Wine Dictionary – Learn about wine at American Bartending School of Palm Springs. Since 1969
Learn how to make hundreds of popular mixed drink recipes at American Bartending Schools free video bartending school.
When people first begin ordering wine it is easy to be confused with the type of red wine available. Shall I have the “Red Bordeaux” or the “Cabernet Sauvignon”? For all you know, you could be having the same wine! The problem is that some wine producer’s name their wine after the region where the grape is grown and others based on the variety of the grapes used. A simple rule is that wine from France and most of Europe is named after the region. Wine from the United States, Australia and other non-European countries are named after the grape. I have included only the most popular types of grapes.
Cabernet Sauvignon (Ka-ber-nay soh-vin-yoh)
Where it is produced: Bordeaux, California, Washington, Australia, South Africa, Chile, Argentina, Italy, Romania and Bulgaria.
Characteristics: Known as the “King of Red Wine”, it is the most popular red wine grape to date. Its color is medium to dark red with usually strong tannins. When grape is young, it has a vegetal aroma – mint and green bell pepper. With greater maturity, it develops softer tannins with strong flavor of blackcurrant. The good wines aged longer and may develop chocolate, leather, tobacco, lead pencil or cedar aromas.
Where it is produced: Bordeaux, California, Washington, South Africa, Chile, Argentina, Italy, Romania and Bulgaria.
Characteristics: Often used as a grape to blend with the Cabernet Sauvignon grape, Merlot is increasingly gaining popularity on its own. Its color is medium to dark ruby with usually soft tannins. It has rich and ripe plumy fruit flavor with a fruity lingering aftertaste with a hint of vanilla. It is best drunk young.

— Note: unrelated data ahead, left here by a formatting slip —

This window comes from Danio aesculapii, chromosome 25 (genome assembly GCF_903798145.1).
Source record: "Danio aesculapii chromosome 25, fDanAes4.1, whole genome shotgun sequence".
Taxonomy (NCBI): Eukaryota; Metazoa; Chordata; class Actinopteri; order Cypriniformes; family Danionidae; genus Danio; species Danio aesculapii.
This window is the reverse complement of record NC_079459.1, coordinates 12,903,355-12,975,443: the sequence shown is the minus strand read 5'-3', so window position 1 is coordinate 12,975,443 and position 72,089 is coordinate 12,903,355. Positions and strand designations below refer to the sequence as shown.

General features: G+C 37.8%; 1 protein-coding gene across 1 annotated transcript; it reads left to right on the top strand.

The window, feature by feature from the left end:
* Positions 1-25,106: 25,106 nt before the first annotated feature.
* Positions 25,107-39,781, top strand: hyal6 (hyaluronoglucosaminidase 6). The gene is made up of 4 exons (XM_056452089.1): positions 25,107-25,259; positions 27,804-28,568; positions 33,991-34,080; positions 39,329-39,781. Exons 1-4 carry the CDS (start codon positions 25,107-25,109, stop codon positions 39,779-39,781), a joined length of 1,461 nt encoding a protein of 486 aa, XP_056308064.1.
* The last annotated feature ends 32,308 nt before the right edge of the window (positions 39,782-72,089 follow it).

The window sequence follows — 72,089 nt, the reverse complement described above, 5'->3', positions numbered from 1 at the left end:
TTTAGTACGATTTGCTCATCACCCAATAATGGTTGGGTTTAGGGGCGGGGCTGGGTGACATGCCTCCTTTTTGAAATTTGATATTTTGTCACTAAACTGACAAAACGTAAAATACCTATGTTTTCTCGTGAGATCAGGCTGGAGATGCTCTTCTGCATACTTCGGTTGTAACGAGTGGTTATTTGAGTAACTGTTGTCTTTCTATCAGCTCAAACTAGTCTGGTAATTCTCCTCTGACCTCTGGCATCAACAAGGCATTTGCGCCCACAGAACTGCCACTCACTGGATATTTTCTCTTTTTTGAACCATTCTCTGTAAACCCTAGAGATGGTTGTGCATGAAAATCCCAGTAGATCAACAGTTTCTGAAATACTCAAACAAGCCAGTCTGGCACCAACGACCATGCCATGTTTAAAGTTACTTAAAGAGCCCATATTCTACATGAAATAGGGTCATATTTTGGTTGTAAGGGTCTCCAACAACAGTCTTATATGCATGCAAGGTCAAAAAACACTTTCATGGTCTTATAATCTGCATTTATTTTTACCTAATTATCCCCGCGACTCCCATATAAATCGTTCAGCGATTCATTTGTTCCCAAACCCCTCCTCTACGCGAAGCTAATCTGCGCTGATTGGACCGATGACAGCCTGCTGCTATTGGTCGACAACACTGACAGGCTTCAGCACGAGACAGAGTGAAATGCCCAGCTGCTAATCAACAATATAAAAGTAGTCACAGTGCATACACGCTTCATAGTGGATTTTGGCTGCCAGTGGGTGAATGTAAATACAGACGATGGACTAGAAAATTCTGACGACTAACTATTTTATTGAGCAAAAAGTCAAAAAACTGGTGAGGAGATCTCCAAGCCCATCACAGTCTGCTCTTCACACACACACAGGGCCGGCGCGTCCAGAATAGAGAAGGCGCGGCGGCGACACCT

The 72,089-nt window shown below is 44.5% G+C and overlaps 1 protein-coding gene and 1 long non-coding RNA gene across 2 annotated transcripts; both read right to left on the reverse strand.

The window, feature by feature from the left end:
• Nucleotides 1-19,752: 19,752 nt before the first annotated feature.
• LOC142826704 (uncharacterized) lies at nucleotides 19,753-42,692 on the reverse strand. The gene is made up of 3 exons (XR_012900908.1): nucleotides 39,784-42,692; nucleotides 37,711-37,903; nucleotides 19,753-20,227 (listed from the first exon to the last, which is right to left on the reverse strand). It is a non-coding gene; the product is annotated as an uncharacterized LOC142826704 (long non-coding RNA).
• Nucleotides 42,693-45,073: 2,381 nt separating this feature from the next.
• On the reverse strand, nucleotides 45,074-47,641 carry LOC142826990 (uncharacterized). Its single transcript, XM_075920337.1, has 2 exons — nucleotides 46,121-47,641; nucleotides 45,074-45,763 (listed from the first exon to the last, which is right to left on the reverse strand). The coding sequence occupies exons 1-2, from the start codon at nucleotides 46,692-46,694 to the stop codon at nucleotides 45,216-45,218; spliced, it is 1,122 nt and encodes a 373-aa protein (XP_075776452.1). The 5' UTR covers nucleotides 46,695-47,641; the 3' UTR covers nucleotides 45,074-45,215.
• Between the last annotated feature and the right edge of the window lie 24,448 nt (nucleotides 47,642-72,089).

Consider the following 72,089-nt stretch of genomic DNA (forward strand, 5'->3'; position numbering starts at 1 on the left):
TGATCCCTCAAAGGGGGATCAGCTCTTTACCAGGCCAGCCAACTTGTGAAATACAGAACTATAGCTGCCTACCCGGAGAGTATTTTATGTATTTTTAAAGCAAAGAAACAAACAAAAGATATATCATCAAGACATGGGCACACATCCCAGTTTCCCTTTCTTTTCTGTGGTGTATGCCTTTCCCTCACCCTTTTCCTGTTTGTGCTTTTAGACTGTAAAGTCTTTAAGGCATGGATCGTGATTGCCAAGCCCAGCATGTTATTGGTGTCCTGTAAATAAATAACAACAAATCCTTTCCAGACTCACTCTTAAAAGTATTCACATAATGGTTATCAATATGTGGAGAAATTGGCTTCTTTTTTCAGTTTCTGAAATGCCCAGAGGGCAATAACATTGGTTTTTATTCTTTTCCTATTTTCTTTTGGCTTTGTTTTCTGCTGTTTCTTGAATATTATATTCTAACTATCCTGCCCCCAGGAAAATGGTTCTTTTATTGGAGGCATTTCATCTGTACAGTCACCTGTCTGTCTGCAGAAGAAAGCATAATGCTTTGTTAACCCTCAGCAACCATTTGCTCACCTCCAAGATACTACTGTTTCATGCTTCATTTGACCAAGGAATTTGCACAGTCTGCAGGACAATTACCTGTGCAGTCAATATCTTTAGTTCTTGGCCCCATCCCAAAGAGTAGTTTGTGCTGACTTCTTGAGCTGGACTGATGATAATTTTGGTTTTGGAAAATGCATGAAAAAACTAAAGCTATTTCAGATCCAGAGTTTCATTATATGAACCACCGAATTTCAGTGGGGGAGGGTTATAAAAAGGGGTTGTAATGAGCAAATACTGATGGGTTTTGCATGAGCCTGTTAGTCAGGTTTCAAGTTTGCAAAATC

Pinot Noir (Pee-no Nwahr)
Where it is produced: Burgundy, Alsace, Germany, California, Oregon, Italy, Switzerland and New Zealand.
Characteristics: It is the grape that is used to make great Burgundy wines. Its color is light to medium red with soft tannins, usually dry with a suggestion of sweetness. Aroma and flavor varies from region to region. In France, it is earthy with hints of roasting coffee, prunes or plums. In California, it may have a berry-like aroma of cherries or vanilla. Drink it when it’s young.
Syrah (Sir-ah) or Shiraz (Sear-az)
Where it is produced: France, Switzerland, California, Italy, Israel, Australia and South Africa
Characteristics: Known as either Syrah or Shiraz, this grape allows wine-makers to vary in style from light to full-bodied and in taste from mediocre to great. Its color is usually dark red with high tannins. The aroma and flavors can vary from fruit flavors (strawberry, cherry or raspberry) to vegetal flavors (roasted green peppers), meaty flavors (smoky bacon) to spicy flavor (black pepper). The best wines can age well.
Where it is produced: Beaujolais and Loire Valley in France.
Characteristics: A light-hearted and friendly wine, which has helped, drawn many drinkers into red wines. It is more popularly known as “Beaujolais” than by the name of the grape. Its color is light to medium red with soft tannins. It is surprising fruity and fragrant with grapey or strawberries flavors. Most wine makers try to maintain the youthful, light-bodied, low alcohol style which followers have grown to like. Definitely drink it young.
Where it is produced: California
Characteristics: An increasingly popular wine in the US that has a pink version called the ‘White’ berry bouquet, sometimes peppery or earthy. Moderate tannin and acidity. Good, full-bodied Zinfandel can keep.